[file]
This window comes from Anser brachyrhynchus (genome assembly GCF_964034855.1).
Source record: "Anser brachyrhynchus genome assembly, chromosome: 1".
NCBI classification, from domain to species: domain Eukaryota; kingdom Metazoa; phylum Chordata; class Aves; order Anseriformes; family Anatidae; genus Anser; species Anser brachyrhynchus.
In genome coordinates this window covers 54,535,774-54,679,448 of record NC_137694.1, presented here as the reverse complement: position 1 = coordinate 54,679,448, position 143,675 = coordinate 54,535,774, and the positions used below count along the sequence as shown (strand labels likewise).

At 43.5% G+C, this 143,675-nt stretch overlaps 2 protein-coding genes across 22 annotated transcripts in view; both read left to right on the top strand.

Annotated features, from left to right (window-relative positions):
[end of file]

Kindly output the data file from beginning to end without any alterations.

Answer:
This window comes from Anser brachyrhynchus (genome assembly GCF_964034855.1).
Source record: "Anser brachyrhynchus genome assembly, chromosome: 1".
NCBI classification, from domain to species: domain Eukaryota; kingdom Metazoa; phylum Chordata; class Aves; order Anseriformes; family Anatidae; genus Anser; species Anser brachyrhynchus.
In genome coordinates this window covers 54,535,774-54,679,448 of record NC_137694.1, presented here as the reverse complement: position 1 = coordinate 54,679,448, position 143,675 = coordinate 54,535,774, and the positions used below count along the sequence as shown (strand labels likewise).

At 43.5% G+C, this 143,675-nt stretch overlaps 2 protein-coding genes across 22 annotated transcripts in view; both read left to right on the top strand.

Annotated features, from left to right (window-relative positions):